— Karl Hesser,
Florida's classical scene has a 'Burgh feel
Palm Beach Opera offered another early Verdi, "Macbeth," in a lively staging by Bernard Uzan and starring Westmoreland native and Pinza Foundation alumnus Michael Chioldi. He proved himself a powerful "Verdi baritone," rare in opera these days.
— Robert Crone,
All the fun of the fair: A vibrant, busy La bohème at the Royal Albert Hall
The singing, when it wasn't being distorted by the microphones, was lovely. For me, Michael Chioldi was the strongest of the company, not only singing, but also acting well as a gruff, bewildered, romantic Marcello with a touch of Liam Neeson (always a plus).
— Charlotte Valori,
Francesca Zambello's Bohème Extravaganza a Brilliant Success
So this La bohème packed a musical punch, as well as, scenic and dramatic ones. It was a fine cast, with the Rodolfo and Marcello being particularly exceptional, and the excellent backing of the Royal Philharmonic Orchestra, ad hoc chorus and Capital Arts Children’s Chorus under Oliver Gooch’s guidance that brought a surprisingly subtle freshness to the very recognisable score.
Michael Chioldi was a likeable and finely sung Marcello (actually he looked and sang like a young Bryn Terfel).
— Jim Pritchard,
Seen and Heard - International
Bohemian rhapsody that attacks from all angles
The opera is so well cast ..... as Marcello, Michael Chioldi is richly characterized.
— Hilary Finch,
The London Times
Michael Chioldi’s Marcello, a reassuring presence, is vocally strong. Thankfully all are into their stride by Act III - the lovers’ emotional quartet, on a deserted railway platform, is the musical and dramatic highlight.
— Graham Rogers,
The Stage UK
PBO's 'Macbeth,' first cast: Chioldi, Boross impressive; Panikkar a discovery
As Macbeth, the American baritone Michael Chioldi, returning to West Palm Beach for the fifth time in 10 years (he was Germont last year for La Traviata), gave a compelling, intense performance. His voice has darkened in recent years, and that added heft and seriousness to his portrayal, which was a debut role for him this past weekend.
From his first entrance, Chioldi’s voice was bronze but youthful, and when it came to his fine reading of the great Act IV aria Pieta, rispetto, amore, that quality made him sound like a vigorous man cut down in his prime rather than a haunted, shaken shell. He sang beautifully throughout the opera, and this is a good role for his voice type and physical stature.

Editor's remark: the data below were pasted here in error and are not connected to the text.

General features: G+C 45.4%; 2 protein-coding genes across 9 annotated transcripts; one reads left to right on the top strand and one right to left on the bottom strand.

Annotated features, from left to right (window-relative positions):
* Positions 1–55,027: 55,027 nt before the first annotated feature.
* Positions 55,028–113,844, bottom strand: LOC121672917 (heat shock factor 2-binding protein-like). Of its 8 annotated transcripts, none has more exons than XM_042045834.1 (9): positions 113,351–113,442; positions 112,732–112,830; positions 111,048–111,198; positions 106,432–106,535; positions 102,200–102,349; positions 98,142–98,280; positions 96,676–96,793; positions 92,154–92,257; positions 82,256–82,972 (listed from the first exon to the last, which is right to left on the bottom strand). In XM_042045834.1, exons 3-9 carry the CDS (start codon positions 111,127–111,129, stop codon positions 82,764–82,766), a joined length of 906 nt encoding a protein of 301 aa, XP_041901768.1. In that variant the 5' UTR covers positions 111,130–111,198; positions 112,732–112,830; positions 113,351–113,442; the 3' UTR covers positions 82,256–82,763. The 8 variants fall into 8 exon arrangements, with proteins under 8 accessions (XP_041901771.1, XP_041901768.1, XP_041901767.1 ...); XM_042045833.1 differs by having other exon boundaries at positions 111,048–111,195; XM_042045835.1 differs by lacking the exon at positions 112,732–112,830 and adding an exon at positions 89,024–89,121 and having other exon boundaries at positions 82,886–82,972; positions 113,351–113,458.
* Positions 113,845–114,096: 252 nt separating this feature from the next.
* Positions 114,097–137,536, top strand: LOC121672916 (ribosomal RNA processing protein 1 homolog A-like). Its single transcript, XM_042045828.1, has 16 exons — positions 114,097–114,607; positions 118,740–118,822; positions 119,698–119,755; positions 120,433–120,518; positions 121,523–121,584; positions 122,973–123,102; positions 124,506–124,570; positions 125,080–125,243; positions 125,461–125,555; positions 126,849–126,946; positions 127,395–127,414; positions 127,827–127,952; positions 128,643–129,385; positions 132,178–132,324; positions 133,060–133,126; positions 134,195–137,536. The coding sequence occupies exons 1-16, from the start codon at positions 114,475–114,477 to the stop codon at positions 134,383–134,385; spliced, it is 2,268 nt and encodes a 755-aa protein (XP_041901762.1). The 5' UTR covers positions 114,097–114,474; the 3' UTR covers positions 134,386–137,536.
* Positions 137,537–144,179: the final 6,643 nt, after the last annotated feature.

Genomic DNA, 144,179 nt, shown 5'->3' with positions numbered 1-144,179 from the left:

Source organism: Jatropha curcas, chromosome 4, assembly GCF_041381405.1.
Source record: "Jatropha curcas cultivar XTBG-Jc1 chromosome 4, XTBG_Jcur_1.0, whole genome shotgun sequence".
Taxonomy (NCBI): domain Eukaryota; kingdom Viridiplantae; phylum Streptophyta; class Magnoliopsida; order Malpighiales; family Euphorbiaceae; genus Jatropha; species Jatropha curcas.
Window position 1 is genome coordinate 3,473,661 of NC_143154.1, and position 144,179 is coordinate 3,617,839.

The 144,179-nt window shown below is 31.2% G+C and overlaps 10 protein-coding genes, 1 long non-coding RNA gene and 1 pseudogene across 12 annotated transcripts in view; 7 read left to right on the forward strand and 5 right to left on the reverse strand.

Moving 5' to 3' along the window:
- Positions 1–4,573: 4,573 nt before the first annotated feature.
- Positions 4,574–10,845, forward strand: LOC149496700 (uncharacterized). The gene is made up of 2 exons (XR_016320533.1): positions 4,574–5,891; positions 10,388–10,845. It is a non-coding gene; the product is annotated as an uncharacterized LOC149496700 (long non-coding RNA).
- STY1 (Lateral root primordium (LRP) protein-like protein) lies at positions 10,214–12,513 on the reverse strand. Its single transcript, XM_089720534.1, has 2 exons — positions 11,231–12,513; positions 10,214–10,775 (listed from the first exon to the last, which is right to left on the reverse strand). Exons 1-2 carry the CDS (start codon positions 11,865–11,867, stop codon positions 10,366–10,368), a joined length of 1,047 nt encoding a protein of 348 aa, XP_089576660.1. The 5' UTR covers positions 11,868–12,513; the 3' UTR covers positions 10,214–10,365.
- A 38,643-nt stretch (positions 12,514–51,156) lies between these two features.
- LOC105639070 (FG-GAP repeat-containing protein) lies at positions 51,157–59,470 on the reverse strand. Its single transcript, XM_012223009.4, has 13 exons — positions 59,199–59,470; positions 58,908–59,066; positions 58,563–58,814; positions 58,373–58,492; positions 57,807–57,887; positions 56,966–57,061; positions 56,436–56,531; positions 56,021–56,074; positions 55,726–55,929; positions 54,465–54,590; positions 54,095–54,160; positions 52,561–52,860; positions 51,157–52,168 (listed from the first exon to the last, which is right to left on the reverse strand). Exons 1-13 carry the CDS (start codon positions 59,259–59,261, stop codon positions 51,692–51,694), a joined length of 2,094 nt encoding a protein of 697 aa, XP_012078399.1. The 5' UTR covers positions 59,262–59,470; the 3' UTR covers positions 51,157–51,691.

— Greg Stepanich,
Palm Beach Arts Paper
Macbeth earns 'bravi' for excellent music, vocals, lighting
In the title role, Michael Chioldi received many well-deserved bravi throughout the evening. His acting was convincing; his singing nuanced and secure; and his diction was, by far, the best of the production. He is a mature artist, and one hopes to see him returning to Palm Beach Opera in upcoming seasons.
— Marcio Bezzera,
Palm Beach Daily News
The Scottish Opera Scores!
The cast makes this piece what it is. Singers not up to the musical and dramatic demands can sink it fast. Palm Beach Opera got not only two singers playing the Macbeths who have the goods vocally, but they are ideally matched for the story.
Michael Chioldi understands that, though his role is subordinate, he must never let our attention on him be overshadowed. His opening duet with the sensitive Banquo of Richard Wiegold shows a baritone in full control - but the character must show a sensitive side or we will not believe the moments when he shows cowardice. His terror upon attempting to kill Duncan and his confusion when seeing Banquo’s ghost are completely believable, even quite sad, never stooping to the potential melodrama. The role of Macbeth often gets overlooked in performance and even on recording (the great Leonard Warren couldn’t make the Thane any more than a supporting character to Leonie Rysanek). Chioldi has a beautiful tone which is particularly evident even at the end of the opera when he delivers a strongly focused "Pieta, rispetto, amore" (am I the only person who finds this beautiful aria belongs in a different opera?); then he completes the scene with a "Mal per che m’affidai" that is appropriately pathetic.